My mom is confused.

“Chickens used to come with giblets,” she says. “You can’t find giblets anymore.”

She knows whereof she speaks. My mother grew up on a farm in Pleasant Hill, Mo.

Now, today’s cool kids in the restaurant world want you to think that nose-to-tail eating is very of-the-moment. But my mother was raised on beef tongue, scrambled eggs and brains, and giblet gravy. Life on a family-owned farm in a post-Depression, small Missouri town meant dinner was whatever the animal offered. “Trendy” had nothing to do with it.

I grew up with giblets — poultry’s edible offal. I hated them with a passion.

Then I hit adulthood and got a whiff of my mother-in-law’s chicken livers. Suddenly, I was an offal aficionado. One of my favorite Thanksgiving treats is to simmer turkey giblets early in the morning, then sneak bites of liver, gizzard and heart throughout the day. My husband and eldest gag when they catch me; my youngest fights me for the choicest pieces.

A few weeks ago I bought a Bell & Evans chicken and was delighted to find a parchment-wrapped package of giblets in the bird’s cavity. I simmered the pieces with celery, onion, sage and bay leaves, finely chopped them, then folded them into a mixture of black, brown and wild rice.

Everyone raved. (Even the husband and eldest.)

So today, I thawed a chicken with the idea of roasting it whole with a giblet-studded sourdough stuffing. But when I reached into the cavity …

… Nothing.

I checked the package. It screamed: “Organic chicken! No giblets!”

Has my grocer not heard? Nose-to-tail eating is a trend! We’re supposed to embrace an animal’s innards! (And I really wanted to fold tender simmered giblets into a sourdough dressing.)

Oh, well. I made this instead:

stuffing-baked

Dressing studded with meaty porcini mushrooms, leeks and celery. The mushrooms mimicked the meatiness I aspired to, and no one looked askance when I told them the “secret” ingredient.

Pseudo-giblet stuffing. I think Mom would be proud.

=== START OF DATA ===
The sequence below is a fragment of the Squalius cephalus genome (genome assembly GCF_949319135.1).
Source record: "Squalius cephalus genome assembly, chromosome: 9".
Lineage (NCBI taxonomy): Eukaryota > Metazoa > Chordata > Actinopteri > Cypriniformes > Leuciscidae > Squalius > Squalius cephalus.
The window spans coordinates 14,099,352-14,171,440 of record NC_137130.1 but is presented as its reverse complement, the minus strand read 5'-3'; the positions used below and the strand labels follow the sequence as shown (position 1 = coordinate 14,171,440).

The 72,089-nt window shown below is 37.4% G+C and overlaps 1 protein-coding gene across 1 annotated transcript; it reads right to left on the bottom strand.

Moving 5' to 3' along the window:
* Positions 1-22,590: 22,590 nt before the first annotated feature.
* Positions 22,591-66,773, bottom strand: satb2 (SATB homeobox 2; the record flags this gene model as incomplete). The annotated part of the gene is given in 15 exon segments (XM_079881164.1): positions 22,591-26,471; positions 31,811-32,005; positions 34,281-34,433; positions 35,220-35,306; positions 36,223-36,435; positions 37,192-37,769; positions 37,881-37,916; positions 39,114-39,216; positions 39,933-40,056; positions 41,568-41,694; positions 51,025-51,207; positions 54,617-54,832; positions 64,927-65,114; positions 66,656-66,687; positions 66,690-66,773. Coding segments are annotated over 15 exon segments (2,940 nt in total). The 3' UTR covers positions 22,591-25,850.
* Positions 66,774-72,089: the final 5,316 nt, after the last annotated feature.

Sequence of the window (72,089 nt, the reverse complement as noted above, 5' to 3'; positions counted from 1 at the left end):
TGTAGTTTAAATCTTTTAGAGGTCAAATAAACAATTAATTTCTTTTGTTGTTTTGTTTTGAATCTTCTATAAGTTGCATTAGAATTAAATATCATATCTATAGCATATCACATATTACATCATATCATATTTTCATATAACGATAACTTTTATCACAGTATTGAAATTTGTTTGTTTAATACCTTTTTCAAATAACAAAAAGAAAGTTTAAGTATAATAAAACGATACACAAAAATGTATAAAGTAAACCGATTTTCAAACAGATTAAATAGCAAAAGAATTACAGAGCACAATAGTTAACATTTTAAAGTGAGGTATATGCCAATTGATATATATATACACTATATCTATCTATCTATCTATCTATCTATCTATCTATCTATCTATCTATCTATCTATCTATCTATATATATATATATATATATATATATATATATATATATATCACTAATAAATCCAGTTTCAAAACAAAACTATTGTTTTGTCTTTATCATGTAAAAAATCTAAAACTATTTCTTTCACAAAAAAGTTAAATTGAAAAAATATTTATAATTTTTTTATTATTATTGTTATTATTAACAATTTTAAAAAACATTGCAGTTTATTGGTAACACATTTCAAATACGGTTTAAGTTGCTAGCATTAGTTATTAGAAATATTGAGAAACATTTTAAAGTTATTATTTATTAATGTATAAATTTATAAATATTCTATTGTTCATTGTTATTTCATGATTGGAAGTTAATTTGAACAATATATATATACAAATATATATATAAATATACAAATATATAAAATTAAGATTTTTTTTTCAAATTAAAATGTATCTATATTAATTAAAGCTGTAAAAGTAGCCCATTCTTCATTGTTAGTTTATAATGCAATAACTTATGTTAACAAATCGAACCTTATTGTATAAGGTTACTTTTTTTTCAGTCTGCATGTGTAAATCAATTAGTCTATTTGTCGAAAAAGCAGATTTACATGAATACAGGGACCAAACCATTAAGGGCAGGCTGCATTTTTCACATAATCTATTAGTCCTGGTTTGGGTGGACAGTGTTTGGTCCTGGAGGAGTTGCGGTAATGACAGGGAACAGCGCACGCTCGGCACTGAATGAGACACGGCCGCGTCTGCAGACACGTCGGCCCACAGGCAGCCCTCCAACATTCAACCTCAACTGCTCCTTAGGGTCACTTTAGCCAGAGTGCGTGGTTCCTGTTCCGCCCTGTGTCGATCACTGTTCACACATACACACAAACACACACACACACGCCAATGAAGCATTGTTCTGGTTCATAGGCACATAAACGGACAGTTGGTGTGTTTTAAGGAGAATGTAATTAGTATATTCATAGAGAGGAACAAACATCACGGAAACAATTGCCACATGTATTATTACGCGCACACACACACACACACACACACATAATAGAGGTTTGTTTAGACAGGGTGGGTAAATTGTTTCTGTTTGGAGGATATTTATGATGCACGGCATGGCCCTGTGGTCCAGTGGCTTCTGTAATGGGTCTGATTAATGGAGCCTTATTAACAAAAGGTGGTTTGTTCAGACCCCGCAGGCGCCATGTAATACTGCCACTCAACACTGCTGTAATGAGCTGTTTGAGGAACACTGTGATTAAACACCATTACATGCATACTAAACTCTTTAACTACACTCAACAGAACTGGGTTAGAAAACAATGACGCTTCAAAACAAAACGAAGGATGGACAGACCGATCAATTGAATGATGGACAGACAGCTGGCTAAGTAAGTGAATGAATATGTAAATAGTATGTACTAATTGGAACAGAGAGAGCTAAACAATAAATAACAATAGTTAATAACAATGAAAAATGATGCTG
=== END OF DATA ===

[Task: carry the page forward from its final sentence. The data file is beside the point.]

Porcini Dressing

This is a vegetarian side dish — something you couldn’t say about my original idea. You may need a tad more liquid, depending on the dryness of your bread. If so, supplement with vegetable broth (chicken broth for animal eaters), water or a splash of cream.

  • 4-5 cups torn sourdough bread pieces
  • 1 leek, halved and sliced into quarter-inch pieces
  • 1/2 small onion, finely chopped
  • 1 celery rib plus leaves, finely chopped
  • 3 sage leaves, minced
  • 2 garlic cloves, minced
  • 1 teaspoon fresh rosemary, minced
  • 4-inch fennel stalk, plus fronds, minced
  • 1/2- to 1 ounce dried porcini mushrooms
  • 1 cup boiling water
  • 2 eggs
  • 1/4 to 1/2 teaspoon nutmeg

Preheat your oven to 400 degrees.

Place the bread pieces on an ungreased baking sheet. Bake until dry but not colored, about 10 minutes. Cool.

Place the leek slices in a bowl of water to remove dirt and sand. Remove and dry.

Glaze a large saute pan with olive oil and place over medium heat. Add the leek, onion and celery to the pan. Season with salt and pepper and saute until tender.

Add the sage, garlic, rosemary and fennel. Saute for 30 seconds, then remove from the heat and cool.

Place the porcini in the boiling water. Allow to steep for 15-20 minutes, or until the porcini are very tender.

Remove the porcini from the liquid and finely chop. Add them to the leek mixture.

Place the bread pieces in a large bowl. Add the leek mixture and stir well.

Add the eggs and the porcini soaking liquid. Stir well, then season with the nutmeg, salt and pepper. Taste and adjust the seasonings if you like.

Place the dressing in a greased, 9-inch casserole dish. Cover with foil. Place in the oven and bake for 20 minutes.

Uncover and bake an additional 10 minutes. Cool for 10 minutes before serving.

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